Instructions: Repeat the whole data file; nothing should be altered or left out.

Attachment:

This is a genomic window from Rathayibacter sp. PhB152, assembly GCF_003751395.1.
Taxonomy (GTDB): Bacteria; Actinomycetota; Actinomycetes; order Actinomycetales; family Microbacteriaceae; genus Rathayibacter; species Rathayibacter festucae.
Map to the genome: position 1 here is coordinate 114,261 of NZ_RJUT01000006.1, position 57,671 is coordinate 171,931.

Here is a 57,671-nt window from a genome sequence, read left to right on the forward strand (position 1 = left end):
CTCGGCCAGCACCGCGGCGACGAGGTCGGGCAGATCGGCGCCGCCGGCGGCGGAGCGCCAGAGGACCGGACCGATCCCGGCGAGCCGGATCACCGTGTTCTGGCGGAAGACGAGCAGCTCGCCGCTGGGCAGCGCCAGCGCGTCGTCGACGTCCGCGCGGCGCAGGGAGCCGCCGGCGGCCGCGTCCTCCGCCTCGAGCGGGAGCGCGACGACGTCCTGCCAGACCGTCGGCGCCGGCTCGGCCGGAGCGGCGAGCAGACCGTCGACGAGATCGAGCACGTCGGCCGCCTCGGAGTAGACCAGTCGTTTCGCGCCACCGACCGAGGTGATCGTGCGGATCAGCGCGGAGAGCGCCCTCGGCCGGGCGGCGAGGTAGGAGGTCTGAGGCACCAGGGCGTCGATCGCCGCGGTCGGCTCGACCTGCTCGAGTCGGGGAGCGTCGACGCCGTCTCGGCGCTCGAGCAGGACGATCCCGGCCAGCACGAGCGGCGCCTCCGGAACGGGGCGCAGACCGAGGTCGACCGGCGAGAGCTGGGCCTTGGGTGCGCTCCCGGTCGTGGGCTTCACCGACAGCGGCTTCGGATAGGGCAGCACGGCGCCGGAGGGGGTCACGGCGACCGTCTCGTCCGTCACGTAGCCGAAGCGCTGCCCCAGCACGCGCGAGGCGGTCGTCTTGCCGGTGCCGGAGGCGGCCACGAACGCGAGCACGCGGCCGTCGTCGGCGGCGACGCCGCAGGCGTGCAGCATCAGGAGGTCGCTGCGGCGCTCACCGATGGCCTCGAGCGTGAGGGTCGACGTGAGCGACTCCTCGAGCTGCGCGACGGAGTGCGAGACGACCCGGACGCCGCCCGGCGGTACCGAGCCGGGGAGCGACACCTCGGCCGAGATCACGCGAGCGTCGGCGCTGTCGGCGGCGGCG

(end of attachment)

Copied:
This is a genomic window from Rathayibacter sp. PhB152, assembly GCF_003751395.1.
Taxonomy (GTDB): Bacteria; Actinomycetota; Actinomycetes; order Actinomycetales; family Microbacteriaceae; genus Rathayibacter; species Rathayibacter festucae.
Map to the genome: position 1 here is coordinate 114,261 of NZ_RJUT01000006.1, position 57,671 is coordinate 171,931.

Here is a 57,671-nt window from a genome sequence, read left to right on the forward strand (position 1 = left end):
CTCGGCCAGCACCGCGGCGACGAGGTCGGGCAGATCGGCGCCGCCGGCGGCGGAGCGCCAGAGGACCGGACCGATCCCGGCGAGCCGGATCACCGTGTTCTGGCGGAAGACGAGCAGCTCGCCGCTGGGCAGCGCCAGCGCGTCGTCGACGTCCGCGCGGCGCAGGGAGCCGCCGGCGGCCGCGTCCTCCGCCTCGAGCGGGAGCGCGACGACGTCCTGCCAGACCGTCGGCGCCGGCTCGGCCGGAGCGGCGAGCAGACCGTCGACGAGATCGAGCACGTCGGCCGCCTCGGAGTAGACCAGTCGTTTCGCGCCACCGACCGAGGTGATCGTGCGGATCAGCGCGGAGAGCGCCCTCGGCCGGGCGGCGAGGTAGGAGGTCTGAGGCACCAGGGCGTCGATCGCCGCGGTCGGCTCGACCTGCTCGAGTCGGGGAGCGTCGACGCCGTCTCGGCGCTCGAGCAGGACGATCCCGGCCAGCACGAGCGGCGCCTCCGGAACGGGGCGCAGACCGAGGTCGACCGGCGAGAGCTGGGCCTTGGGTGCGCTCCCGGTCGTGGGCTTCACCGACAGCGGCTTCGGATAGGGCAGCACGGCGCCGGAGGGGGTCACGGCGACCGTCTCGTCCGTCACGTAGCCGAAGCGCTGCCCCAGCACGCGCGAGGCGGTCGTCTTGCCGGTGCCGGAGGCGGCCACGAACGCGAGCACGCGGCCGTCGTCGGCGGCGACGCCGCAGGCGTGCAGCATCAGGAGGTCGCTGCGGCGCTCACCGATGGCCTCGAGCGTGAGGGTCGACGTGAGCGACTCCTCGAGCTGCGCGACGGAGTGCGAGACGACCCGGACGCCGCCCGGCGGTACCGAGCCGGGGAGCGACACCTCGGCCGAGATCACGCGAGCGTCGGCGCTGTCGGCGGCGGCG